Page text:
USS Arizona crew member dedicated final years to honoring fallen comrades | Honolulu Star-Advertiser
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USS Arizona crew member dedicated final years to honoring fallen comrades

  • GEORGE F. LEE / 2016

    Lauren Bruner, a survivior of the Japanese attack on Pearl Harbor, signed a copy of his book “Second to the Last to Leave” at Smith’s Union Bar. Bruner was the second to the last to exit the USS Arizona on Dec. 7, 1941. Bruner died at age 98 on Wednesday.

  • BRUCE ASATO BASATO@STARADVERTISER.COM / DEC. 5, 2017

    World War II veterans and USS Arizona survivors Lou Conter, left, and Lauren Bruner sat at a place of honor at an annual gathering at Smith’s Union Bar on Hotel Street. Since Bruner’s death Wednesday, Conter is one of three remaining survivors from the USS Arizona.

Lauren Bruner, the second to last sailor to escape the sinking USS Arizona on Dec. 7, 1941, died Wednesday in California at age 98.

Bruner is the second crew member to die in as many months, leaving Don Stratton, Lou Conter and Ken Potts as the only former crewmen remaining from the 337 men who survived the attack on the battleship which now rests at the bottom of Pearl Harbor.

“We are deeply saddened to share the news that Pearl Harbor Survivor Lauren Bruner has passed away,” the Pearl Harbor National Memorial posted on its Facebook page. “He will be greatly missed.”

Bruner, who suffered burns to three-quarters of his body from the attack, had visited Pearl Harbor many times over the years and was well-known at the visitor center.

Recently Bruner launched the “My Dream Gift to America” fundraiser, a campaign to create a touchscreen kiosk at the Arizona Memorial allowing the public to view a portrait and biographical information on all 1,512 crew members of the battleship.

Bruner also established the Lauren F. Bruner USS Arizona Memorial Foundation as a way of honoring his fellow crew members, aiding memorial projects and helping military families.

The survivor told his harrowing USS Arizona story in “Second to the Last to Leave,” so-called because only one man after Bruner, Alvin Dvorak, escaped by crawling on a rope that had been thrown over to the sinking ship by a sailor on the adjacent repair ship USS Vestal.

Six men were able to go hand over hand 60 feet above the burning water to the safety of the neighboring ship.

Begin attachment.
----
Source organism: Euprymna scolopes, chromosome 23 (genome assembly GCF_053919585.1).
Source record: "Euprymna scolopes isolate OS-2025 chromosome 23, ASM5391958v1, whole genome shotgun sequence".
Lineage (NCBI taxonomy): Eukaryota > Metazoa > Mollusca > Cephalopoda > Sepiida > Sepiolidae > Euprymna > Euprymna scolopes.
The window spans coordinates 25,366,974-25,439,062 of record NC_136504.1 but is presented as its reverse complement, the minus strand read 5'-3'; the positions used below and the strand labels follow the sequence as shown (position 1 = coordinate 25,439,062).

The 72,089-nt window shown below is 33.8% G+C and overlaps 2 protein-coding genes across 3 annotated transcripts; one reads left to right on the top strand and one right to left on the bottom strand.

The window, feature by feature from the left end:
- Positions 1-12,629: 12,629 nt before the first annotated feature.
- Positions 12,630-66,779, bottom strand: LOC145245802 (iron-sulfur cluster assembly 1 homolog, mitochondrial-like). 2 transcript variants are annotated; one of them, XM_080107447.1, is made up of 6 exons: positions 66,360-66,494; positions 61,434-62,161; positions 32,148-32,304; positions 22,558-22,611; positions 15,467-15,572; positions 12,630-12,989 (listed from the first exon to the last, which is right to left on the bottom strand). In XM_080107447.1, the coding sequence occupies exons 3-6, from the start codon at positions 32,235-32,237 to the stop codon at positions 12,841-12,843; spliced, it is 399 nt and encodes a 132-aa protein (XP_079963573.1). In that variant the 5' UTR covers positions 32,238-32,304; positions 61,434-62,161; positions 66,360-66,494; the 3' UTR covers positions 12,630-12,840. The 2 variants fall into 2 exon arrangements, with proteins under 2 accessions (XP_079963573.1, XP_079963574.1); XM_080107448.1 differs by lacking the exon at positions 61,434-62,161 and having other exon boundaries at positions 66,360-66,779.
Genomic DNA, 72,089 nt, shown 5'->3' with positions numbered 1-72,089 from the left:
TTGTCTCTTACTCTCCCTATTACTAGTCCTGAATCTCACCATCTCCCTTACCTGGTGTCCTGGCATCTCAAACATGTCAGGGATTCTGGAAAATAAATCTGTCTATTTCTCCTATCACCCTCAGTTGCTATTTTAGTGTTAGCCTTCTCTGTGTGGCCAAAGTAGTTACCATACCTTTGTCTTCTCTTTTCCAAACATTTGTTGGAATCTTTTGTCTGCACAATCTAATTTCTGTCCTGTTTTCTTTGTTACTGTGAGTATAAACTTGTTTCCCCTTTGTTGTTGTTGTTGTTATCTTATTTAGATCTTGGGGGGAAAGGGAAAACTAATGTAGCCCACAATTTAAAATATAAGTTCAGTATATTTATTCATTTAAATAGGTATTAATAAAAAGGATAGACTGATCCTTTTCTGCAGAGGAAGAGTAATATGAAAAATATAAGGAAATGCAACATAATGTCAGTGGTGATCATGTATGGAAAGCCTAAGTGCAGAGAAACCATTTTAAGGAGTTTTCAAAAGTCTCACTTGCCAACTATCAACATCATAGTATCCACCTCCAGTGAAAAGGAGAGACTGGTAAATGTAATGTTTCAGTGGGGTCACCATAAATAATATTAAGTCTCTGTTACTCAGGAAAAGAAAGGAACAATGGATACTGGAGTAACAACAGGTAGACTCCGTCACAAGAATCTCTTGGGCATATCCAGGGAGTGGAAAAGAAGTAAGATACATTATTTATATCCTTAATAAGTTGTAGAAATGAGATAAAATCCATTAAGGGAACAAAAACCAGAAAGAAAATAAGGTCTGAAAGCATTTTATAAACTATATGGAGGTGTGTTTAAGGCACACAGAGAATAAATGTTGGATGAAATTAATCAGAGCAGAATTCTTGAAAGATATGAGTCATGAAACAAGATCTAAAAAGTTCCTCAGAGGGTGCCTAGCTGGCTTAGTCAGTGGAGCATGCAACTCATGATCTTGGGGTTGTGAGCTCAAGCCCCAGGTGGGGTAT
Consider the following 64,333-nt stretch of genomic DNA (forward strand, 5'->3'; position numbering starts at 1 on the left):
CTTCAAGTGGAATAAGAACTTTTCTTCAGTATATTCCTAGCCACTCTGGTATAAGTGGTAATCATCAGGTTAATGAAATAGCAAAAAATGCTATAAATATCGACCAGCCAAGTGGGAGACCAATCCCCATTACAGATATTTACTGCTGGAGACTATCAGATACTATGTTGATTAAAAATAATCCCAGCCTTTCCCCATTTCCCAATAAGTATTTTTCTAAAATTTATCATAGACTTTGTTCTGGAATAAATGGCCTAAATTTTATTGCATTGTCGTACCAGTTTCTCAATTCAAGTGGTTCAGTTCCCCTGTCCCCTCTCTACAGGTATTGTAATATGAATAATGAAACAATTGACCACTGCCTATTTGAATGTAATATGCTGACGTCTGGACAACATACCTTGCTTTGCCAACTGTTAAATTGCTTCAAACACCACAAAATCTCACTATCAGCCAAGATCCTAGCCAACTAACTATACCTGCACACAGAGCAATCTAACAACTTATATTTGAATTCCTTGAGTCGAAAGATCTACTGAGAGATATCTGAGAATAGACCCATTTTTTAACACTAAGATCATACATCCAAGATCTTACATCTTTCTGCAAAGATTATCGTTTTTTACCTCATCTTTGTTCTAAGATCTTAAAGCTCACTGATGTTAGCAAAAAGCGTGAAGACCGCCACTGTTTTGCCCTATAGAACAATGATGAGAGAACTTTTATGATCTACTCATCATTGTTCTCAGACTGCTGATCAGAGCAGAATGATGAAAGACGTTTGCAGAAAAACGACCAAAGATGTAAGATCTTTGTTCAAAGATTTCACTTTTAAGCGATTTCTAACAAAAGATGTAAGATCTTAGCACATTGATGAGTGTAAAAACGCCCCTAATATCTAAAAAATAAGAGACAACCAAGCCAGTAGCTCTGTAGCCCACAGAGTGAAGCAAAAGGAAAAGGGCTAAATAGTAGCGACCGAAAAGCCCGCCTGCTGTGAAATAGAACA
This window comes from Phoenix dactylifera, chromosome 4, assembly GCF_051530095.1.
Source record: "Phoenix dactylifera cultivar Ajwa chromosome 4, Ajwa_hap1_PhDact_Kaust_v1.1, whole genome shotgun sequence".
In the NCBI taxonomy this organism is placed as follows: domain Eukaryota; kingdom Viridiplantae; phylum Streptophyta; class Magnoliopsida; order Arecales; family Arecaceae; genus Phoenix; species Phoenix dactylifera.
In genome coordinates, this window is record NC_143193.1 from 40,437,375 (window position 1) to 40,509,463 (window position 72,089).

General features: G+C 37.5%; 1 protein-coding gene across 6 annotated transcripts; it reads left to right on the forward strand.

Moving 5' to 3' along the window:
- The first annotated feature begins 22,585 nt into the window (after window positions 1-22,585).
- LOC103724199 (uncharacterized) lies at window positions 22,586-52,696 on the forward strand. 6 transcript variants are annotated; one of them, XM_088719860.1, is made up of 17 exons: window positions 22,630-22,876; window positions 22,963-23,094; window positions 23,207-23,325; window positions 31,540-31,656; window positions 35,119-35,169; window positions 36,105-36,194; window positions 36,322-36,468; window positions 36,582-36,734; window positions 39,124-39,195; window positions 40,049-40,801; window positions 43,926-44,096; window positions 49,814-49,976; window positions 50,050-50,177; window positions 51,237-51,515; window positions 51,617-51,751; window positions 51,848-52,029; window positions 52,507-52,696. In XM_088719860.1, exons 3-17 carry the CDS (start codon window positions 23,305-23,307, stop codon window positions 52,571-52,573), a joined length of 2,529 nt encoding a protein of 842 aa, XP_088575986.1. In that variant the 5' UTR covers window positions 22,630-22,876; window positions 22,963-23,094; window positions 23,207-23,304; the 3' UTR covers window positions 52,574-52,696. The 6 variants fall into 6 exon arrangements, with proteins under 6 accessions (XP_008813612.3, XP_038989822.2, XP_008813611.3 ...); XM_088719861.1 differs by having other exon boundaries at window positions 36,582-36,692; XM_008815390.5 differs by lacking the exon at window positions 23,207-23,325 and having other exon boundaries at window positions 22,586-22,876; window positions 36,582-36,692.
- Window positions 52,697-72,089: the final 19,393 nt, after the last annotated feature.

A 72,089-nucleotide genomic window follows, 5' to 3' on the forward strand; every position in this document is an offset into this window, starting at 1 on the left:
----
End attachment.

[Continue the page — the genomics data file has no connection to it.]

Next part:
In his book, Bruner described the anticipation of arriving in Hawaii in 1940 to “chase some girls in grass skirts.” He recounted the drills on the Arizona, nickel beer on base, shore patrol duty on Hotel Street, hanging out at Smith’s Union Bar and pay of $21 a month.

Bruner was waiting to get off the ship on the morning of Dec. 7, 1941, for a date with a Japanese bartender when he heard a “whump!” that shook the deck and the staccato bursts of machine gunfire.

“With each explosion, Arizona shook like a dog shedding water,” the book says.

Bruner, then 21, took a machine gun bullet to the leg and then endured massive burns.

He spent seven months in a hospital, where they would soak his hands in brine water and then peel off the dead skin and then soak them in alcohol.

After recovering, Bruner served on a destroyer that saw eight major engagements during the war. He was discharged in late 1946 at a rank of chief fire controlman.

Time is running out for the Pearl Harbor veterans. Lonnie Cook, 98, who helped wounded crew from the starboard USS Arizona quarterdeck during the attack, died July 31.

Everett Hyland, a crew member of the battleship USS Pennsylvania and a volunteer at the USS Arizona Memorial visitor center, died July 23 at age 96. And James “Jim” Leavelle, 96, a supply sailor aboard the USS Whitney, died last month.

Originally from Washington state, Bruner enlisted in the U.S. Navy shortly after graduating from high school in 1938.

In a National Park Service video interview, Bruner said times were tough during the Great Depression. “There was no way to get a job so the next best thing was to join the service,” he said.

During his post-military life, Bruner married three times, worked at a plant making industrial-size refrigerators and eventually lived by himself in the Los Angeles area.

According to his foundation website, he planned to be cremated and have his ashes buried with his shipmates on the USS Arizona.

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